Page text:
The word holography might fill your mind with 3-D images, but what the term essentially means is to record a unique photographic image of something that can be stored and later retrieved. The definition of holography hints at the storage of data. Instead of using the surface to store data (like C.D.s), holographic data storage aims to use the entire volume of a medium to store data (three-dimensional data storage). Although holographic data storage technology is as old as that of the internet, it hasn’t proved indispensable for data storage. That might seem concerning to someone aware of its technological advantages, but the internet took its own sweet time (nearly 30 years) before it gained widespread popularity. It’s all about the timing of a particular technology, as in the case of the internet, and for now, it seems that holographic data storage hasn’t yet found its purpose. But, given the advancements in other technology fields, such as big data and biotechnology, it seems inevitable that holographic data storage will be the standard to aid these advancements.
Henry Caulfield (the principal scientist at the Sperry Rand Research Center in the U.S.A.) and electrical engineers Richard A. Soref and Donald H. McMahon filed the first patent (U.S. patent #3,635,538) for holographic data storage are credited with pioneering holographic memory. The beauty of holographic memory is its ability to store large amounts of data in a tiny amount of volume. If the cost of data storage per volume in holographic memory does come down, as it did in the case of hard disks, it would be revolutionary given how businesses and governments alike will have access to large amounts of data at a low price. More importantly, it could benefit most users as computing is becoming more ubiquitous and an integral part of their lives. It’s hard to predict the future, but it seems clear that humanity aims to merge with computers to enhance itself, which demands a lot of processing and data about the human body (an incredibly large data source).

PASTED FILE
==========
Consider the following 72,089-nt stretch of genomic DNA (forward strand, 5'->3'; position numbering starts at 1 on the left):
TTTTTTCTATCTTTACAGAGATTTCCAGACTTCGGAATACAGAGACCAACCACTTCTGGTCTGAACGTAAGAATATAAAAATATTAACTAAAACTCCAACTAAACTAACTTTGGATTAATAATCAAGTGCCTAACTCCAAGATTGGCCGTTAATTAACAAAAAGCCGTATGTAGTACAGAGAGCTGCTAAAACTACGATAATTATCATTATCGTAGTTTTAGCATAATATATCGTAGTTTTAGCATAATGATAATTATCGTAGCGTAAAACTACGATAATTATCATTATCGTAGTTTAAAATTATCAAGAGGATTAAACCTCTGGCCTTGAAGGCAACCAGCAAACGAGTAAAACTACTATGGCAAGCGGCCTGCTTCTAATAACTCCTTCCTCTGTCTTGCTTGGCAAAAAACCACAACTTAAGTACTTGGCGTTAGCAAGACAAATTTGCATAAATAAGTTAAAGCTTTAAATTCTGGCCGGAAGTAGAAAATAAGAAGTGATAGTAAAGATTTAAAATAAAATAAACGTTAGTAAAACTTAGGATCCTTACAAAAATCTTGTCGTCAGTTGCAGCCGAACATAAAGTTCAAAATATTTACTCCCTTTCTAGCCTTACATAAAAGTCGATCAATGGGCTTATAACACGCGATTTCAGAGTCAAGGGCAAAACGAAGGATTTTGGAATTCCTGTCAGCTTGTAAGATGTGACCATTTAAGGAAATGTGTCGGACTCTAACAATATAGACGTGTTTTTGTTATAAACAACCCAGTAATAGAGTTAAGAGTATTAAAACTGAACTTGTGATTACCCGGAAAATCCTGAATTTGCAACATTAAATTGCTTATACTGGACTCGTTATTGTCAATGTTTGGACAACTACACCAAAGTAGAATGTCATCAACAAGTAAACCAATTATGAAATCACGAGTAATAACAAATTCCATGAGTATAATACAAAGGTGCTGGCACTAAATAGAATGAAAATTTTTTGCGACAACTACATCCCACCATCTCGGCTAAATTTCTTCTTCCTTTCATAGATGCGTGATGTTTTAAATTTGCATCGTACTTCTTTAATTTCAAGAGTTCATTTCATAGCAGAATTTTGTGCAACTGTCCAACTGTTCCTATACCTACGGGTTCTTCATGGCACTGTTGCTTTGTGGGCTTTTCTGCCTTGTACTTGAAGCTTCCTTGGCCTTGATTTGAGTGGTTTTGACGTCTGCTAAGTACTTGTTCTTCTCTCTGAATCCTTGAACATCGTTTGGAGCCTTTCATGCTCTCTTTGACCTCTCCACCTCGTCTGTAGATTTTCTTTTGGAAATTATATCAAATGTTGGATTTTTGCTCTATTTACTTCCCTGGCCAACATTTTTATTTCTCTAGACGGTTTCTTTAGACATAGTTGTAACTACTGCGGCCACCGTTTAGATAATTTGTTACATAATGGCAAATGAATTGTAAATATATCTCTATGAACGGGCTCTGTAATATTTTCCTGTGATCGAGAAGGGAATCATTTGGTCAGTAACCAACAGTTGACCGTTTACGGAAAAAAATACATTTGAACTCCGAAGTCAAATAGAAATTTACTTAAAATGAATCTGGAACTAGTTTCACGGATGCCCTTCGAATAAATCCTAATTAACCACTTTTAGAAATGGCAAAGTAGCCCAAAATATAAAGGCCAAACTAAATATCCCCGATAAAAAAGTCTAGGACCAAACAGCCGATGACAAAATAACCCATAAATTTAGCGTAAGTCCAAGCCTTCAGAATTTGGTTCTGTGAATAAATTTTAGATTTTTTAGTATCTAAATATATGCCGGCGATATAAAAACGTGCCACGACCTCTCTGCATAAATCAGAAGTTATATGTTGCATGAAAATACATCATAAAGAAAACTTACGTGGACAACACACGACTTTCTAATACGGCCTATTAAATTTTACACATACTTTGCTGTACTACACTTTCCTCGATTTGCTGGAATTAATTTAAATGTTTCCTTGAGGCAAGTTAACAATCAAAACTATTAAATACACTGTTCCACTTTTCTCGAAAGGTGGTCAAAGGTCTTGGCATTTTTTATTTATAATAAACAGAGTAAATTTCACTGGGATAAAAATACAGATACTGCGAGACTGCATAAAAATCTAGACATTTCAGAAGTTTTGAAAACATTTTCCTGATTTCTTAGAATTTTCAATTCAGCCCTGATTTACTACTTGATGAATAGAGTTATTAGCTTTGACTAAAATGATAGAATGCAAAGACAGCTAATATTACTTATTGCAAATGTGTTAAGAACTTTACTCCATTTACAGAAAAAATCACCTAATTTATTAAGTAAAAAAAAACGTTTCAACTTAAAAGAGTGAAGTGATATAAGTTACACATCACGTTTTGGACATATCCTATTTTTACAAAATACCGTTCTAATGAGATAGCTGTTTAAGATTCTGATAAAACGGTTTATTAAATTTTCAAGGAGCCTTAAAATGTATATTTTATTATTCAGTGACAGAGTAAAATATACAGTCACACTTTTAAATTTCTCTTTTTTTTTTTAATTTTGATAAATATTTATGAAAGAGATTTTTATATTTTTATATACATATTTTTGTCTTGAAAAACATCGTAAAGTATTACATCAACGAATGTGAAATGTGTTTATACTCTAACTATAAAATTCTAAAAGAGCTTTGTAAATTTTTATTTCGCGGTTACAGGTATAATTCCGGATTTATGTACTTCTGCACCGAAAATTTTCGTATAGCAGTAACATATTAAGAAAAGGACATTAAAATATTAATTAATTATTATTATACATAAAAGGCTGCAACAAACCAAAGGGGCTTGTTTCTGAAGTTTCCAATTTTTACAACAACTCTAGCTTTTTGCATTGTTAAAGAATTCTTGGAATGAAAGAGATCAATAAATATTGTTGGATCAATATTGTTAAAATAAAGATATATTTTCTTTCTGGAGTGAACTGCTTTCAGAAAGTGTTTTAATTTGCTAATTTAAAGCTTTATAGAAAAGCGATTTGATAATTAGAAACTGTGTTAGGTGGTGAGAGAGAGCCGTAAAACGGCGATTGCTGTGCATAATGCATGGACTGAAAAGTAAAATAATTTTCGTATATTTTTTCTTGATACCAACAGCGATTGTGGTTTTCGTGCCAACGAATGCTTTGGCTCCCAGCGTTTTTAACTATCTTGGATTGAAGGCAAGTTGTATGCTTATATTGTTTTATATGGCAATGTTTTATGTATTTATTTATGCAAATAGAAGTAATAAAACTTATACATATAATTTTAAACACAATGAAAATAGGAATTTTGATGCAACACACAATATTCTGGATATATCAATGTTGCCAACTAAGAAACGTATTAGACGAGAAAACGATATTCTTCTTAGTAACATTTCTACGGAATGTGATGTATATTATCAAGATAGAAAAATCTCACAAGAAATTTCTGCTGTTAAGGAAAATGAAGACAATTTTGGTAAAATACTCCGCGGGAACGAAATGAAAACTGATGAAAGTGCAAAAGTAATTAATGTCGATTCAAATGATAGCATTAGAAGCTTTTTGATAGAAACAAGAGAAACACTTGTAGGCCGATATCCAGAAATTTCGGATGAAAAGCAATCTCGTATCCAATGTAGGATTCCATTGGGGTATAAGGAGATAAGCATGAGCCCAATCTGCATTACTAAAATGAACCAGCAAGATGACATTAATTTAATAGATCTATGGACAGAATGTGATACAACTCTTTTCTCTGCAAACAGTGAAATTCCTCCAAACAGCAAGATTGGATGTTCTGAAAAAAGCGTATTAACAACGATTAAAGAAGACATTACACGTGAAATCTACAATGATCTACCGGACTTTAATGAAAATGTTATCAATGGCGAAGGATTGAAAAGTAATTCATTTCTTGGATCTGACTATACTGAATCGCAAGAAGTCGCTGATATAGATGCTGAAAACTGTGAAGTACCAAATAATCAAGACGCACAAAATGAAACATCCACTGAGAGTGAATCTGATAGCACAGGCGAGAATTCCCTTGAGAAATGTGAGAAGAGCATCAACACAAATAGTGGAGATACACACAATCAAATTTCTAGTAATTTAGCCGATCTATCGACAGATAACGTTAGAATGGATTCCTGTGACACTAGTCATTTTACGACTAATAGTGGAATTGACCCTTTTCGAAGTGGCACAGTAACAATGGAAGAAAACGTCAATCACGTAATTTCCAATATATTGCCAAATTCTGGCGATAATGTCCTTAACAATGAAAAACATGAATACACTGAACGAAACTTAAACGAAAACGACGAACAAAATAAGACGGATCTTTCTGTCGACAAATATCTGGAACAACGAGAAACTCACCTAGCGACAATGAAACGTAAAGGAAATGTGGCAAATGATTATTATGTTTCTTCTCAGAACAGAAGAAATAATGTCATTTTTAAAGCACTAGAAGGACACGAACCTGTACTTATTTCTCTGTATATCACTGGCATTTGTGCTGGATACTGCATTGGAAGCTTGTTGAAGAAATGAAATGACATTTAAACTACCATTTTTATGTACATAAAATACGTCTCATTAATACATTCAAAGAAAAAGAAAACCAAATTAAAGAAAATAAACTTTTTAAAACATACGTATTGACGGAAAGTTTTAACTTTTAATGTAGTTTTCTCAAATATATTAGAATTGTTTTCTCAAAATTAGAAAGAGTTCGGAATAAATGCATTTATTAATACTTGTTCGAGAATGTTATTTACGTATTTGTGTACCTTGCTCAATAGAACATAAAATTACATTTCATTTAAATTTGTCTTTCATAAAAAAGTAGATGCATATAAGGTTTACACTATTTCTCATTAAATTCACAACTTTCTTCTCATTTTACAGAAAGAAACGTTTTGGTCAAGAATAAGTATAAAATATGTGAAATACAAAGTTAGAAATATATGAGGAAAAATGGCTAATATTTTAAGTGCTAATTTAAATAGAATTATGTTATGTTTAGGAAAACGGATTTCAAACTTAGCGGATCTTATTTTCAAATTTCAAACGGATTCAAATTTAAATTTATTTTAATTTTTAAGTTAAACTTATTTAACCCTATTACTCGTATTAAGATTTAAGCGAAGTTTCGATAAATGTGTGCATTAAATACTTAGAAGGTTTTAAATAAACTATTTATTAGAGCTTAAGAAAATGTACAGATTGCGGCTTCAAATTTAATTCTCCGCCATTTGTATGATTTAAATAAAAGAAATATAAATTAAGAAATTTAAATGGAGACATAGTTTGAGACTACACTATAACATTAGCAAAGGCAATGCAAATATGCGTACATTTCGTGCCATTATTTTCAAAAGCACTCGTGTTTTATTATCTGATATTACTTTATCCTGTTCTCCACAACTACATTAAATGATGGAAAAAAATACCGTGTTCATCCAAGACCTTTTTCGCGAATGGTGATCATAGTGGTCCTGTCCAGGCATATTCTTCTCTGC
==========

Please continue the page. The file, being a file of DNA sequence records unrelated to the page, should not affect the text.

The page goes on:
At the core of holographic memory creation is the interference of light, which is used to store an object’s properties. Here is how it works:
As is the case with any data storage device, two processes are considered:
- how data is written to storage
- how data is read.
In the data writing process, a laser beam is generated and split into two beams called the data beam and the reference beam done using a beam splitter (basically a half-silvered mirror). The data beam is then incident on the object to be encoded. You might ask, how can binary data be represented as an object? This is done by representing 1s and 0s as light and dark patterns on an LCD. The reference beam follows a path different from that of the data beam. It travels without interacting with anything in its path. The two resultant beams are then incident on the recording medium, typically a lithium niobate crystal, where they interfere and create an interference pattern stored in the crystal as data. By changing the reference beam’s angle, multiple data pages are stored in the same volume of the recording medium, which gives rise to the enormous data storage capacity of holographic memory. U.V. light can be used to erase the data stored in a crystal.